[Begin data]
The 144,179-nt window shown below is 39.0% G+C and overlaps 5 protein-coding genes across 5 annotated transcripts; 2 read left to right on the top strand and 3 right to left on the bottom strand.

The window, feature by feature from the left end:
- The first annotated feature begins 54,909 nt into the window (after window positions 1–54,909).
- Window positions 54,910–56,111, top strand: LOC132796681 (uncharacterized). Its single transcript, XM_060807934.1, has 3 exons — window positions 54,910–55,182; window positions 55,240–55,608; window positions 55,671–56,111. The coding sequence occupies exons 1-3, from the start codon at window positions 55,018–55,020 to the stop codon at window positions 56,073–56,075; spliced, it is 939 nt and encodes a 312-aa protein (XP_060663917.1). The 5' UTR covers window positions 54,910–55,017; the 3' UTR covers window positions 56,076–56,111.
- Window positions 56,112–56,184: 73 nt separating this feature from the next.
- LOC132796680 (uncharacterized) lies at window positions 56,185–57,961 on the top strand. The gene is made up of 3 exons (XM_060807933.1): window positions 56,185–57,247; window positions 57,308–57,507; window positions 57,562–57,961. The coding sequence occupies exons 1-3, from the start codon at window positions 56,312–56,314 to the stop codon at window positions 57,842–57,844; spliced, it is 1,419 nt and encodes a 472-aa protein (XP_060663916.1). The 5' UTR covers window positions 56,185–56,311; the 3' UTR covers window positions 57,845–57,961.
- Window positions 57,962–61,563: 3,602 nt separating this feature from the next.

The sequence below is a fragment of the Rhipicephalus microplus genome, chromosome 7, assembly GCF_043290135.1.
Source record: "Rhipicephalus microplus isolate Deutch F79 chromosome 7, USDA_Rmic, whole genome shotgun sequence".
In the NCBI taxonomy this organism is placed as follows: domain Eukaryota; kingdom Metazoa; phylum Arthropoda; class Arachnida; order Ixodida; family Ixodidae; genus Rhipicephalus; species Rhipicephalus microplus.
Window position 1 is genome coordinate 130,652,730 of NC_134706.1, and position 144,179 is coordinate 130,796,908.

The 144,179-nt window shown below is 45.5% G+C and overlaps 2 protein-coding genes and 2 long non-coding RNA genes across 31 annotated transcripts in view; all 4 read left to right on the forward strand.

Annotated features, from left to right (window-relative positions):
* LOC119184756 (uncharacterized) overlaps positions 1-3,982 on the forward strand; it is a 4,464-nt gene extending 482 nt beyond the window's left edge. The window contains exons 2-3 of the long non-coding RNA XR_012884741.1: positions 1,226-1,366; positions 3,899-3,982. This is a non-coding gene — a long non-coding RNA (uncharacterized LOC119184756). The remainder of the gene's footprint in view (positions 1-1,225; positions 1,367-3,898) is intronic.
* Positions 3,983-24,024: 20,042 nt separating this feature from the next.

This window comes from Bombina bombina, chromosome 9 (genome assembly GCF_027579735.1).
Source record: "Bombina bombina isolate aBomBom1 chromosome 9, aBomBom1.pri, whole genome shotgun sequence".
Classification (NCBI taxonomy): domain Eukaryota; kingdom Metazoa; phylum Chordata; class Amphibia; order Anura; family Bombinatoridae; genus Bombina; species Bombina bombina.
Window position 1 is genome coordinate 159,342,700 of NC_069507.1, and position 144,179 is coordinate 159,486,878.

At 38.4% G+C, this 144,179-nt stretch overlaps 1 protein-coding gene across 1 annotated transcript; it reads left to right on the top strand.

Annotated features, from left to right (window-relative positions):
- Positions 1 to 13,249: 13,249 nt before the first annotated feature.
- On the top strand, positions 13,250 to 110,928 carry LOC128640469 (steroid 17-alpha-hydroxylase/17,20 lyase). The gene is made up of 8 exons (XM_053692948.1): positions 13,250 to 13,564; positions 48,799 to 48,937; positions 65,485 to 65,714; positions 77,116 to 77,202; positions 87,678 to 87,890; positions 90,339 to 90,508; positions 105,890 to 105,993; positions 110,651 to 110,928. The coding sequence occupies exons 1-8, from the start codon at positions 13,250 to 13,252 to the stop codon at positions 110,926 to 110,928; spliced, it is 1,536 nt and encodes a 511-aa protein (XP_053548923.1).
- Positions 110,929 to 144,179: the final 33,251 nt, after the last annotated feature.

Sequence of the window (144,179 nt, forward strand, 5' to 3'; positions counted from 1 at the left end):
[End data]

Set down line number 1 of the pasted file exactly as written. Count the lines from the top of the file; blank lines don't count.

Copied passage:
The 144,179-nt window shown below is 39.0% G+C and overlaps 5 protein-coding genes across 5 annotated transcripts; 2 read left to right on the top strand and 3 right to left on the bottom strand.